Do I need to book ahead for reservations?

It's not necessary in the quieter months. I would suggest you book your accommodation in St Jean Pied de Port and the first couple of days walking from St. Jean Pied De Port. Only that you might be tired when you first arrive and you might not want the hassle of finding a place to stay after a long journey to get to your starting point. If you know roughly how far you are going to walk within a day and you'd like to stay in a particular hotel, it wouldn't hurt to call and booking ahead.

What if I need a toilet on the trail?

There's a few options available when you need to go to the toilet on the Camino. I'd include a roll of toilet paper in your equipment list, just in case you need to go to the toliet behind a bush on the trail. Alternatively, there are any number of albergues, refugios, cafes and bars that have toilets you'll be allowed to use.

Can I ride a bicycle on the Camino?

The true pilgrim would be expected to travel the Camino on foot or horseback, however a large number of pilgrims these days now elect to ride the Camino on pushbikes. If you'd like a change from walking, many of the larger cities on the route have bike stores that offer bikes for hire or sale with drop-off locations in Santiago De Compostela.

Is theft and crime a problem on the Camino?

To say it never happens on the Camino would be incorrect but the risk of theft on the Camino is minimal. Pilgrims tend to keep an eye out for each other. That said, regardless of where you are in the world, you should always take precautions to reduce the risk of theft from opportunists. Leave your personal items at home, keep your other personal belongings secure and with you at all times, and be aware of your surroundings at all times. Another tip is to make copies of all your important documents and either keep them on email or store a copy in another safe place, just in case.

Keep an eye out for any unusual behaviour; individuals posing as pilgrims that you've never seen before, they might give you the impression they appeared out of nowhere, well they probably did. These 'pilgrims' generally checkin late in the evening and checkout early the next day. Be aware of individuals hanging around ATM's, or maybe small 'tight' crowds creating a distraction like a 'street trick' or 'game'. Crowded tourist attractions and outside information booths are also popular spots for thieves but are normally in the larger towns or cities

Is it safe to walk the Camino on my own?

It is relatively safe to walk the Camino on your own but you know what say, "there safety in numbers". If you walk the Camino during the more popular times of year, you'll always meet up with other pilgrims along the way.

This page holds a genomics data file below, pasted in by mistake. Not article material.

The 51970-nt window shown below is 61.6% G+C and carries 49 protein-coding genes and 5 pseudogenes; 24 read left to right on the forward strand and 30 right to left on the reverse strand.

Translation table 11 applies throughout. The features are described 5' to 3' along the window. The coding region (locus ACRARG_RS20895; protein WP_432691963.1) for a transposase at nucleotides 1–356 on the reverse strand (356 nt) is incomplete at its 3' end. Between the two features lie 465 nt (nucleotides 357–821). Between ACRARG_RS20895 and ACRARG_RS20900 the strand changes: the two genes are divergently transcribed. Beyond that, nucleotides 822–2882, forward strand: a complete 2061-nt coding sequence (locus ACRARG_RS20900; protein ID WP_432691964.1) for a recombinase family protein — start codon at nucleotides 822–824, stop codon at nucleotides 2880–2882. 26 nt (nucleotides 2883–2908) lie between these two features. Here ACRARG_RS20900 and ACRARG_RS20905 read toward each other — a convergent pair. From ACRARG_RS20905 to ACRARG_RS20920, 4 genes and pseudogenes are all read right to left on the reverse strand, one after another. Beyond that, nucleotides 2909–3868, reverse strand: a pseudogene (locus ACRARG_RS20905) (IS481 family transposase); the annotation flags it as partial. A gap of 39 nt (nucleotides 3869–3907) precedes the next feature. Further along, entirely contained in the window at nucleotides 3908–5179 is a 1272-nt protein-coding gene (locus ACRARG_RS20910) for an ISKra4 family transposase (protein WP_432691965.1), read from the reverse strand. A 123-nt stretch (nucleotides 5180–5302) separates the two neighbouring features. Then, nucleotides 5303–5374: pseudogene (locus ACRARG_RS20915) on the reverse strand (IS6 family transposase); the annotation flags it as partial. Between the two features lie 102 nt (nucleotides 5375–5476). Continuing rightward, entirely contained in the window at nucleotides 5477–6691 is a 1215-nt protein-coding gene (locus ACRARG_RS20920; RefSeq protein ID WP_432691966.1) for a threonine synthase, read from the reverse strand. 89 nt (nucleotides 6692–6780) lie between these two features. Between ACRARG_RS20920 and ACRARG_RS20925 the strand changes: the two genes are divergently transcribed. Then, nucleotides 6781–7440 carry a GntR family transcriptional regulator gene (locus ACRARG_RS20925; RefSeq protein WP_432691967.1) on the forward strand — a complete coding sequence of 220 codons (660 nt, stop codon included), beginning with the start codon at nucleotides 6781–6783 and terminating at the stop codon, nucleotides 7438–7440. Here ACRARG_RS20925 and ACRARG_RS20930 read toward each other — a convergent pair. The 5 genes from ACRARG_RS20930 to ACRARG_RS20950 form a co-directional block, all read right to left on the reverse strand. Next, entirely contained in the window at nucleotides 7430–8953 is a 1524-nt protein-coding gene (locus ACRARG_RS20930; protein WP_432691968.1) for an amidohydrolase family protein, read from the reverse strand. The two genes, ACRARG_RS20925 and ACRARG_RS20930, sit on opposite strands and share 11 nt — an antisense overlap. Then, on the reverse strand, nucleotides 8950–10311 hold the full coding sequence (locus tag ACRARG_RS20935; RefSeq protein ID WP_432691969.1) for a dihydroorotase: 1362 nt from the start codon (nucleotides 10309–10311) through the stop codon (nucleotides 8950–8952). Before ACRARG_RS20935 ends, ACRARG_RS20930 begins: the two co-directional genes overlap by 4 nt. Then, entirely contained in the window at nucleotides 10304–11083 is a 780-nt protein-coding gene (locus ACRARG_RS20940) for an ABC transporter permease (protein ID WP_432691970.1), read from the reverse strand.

Do I have to walk the whole 800kms?

You can walk any section of the Camino you like, for as long and over what ever time you want. Some pilgrims walk different sections of the Camino over many years, 2 - 3 weeks at a time. In order to receive your Compostela, you'll need to walk at least the last 100kms to Santiago De Compostela.

Am I likely to get lost while walking the Camino?

Not likely... The Camino is well sign posted with the distinctive yellow scallop shell and bright yellow arrows, symbols of the Camino.

Are there any recommended guidebooks?

You can purchase a copy of the Guide to the Camino Francés from this website. The Guide to the Camino Francés is designed for both the seasoned hiker or those just starting out, and is the perfect size to conveniently carry in your pack. The Guide to the Camino Francés can be purchased as a digital Adobe PDF for your iPhone, iPad or Android device or in paperback form. The Guide to the Camino Francés is the ideal travel companion and a 'must have' for the Camino De Santiago.

Can older people walk the Camino?

Provided you're relatively fit and healthy, it doesn't matter how old you are. I've heard of people in there 70's and 80's walking the Camino.

Are blisters are real problem?

The key to avoiding blisters on the Camino is quality footwear and socks. Firstly, a good pair of quality shoes/boots that are well worn in. Don't be pulling out your new shoes on the first day of your Camino journey, you'll only be asking for trouble. Secondly, you can reduce the risk of blisters by purchasing a good pair of quality seamless socks. Quality adventure and outdoor stores can offer great advise on footwear and sock for long distance walking.

What is the significance of the scallop shell?

Pilgrims have been carrying the scallop shells as a symbol of the Camino since ancient times. They represent the same type of scallop shells found on the northwest coast of Spain. The arrangement of the groves in the scallop shell all lead to 1 point, as with the journey on the Camino.

Can I get internet access on the Camino?

Internet access across the world is improving all the time. You may have noticed there are fewer internet cafes these days and more wireless hotspots in hotels, cafes and bars. Most of the larger albergues and hotels will have wireless internet access. Alternatively, there are a number of telco's in Spain that offer great deals on prepaid mobile phone accounts with mobile data options.

Is there mobile phone coverage on the Camino?

Mobile coverage is improving all the time, it's worth keeping in mind that more remote rural locations may have limited cell phone coverage and if you own an iPhone, you'll find that it will chew through the battery as it will be constantly searching to find a network. So it's best to turn your phone off or into 'Flight Mode' while you walking through these regions. Prepaid SIM Cards are readily available in the larger cities like Pamplona, and offer great deals on calls and text.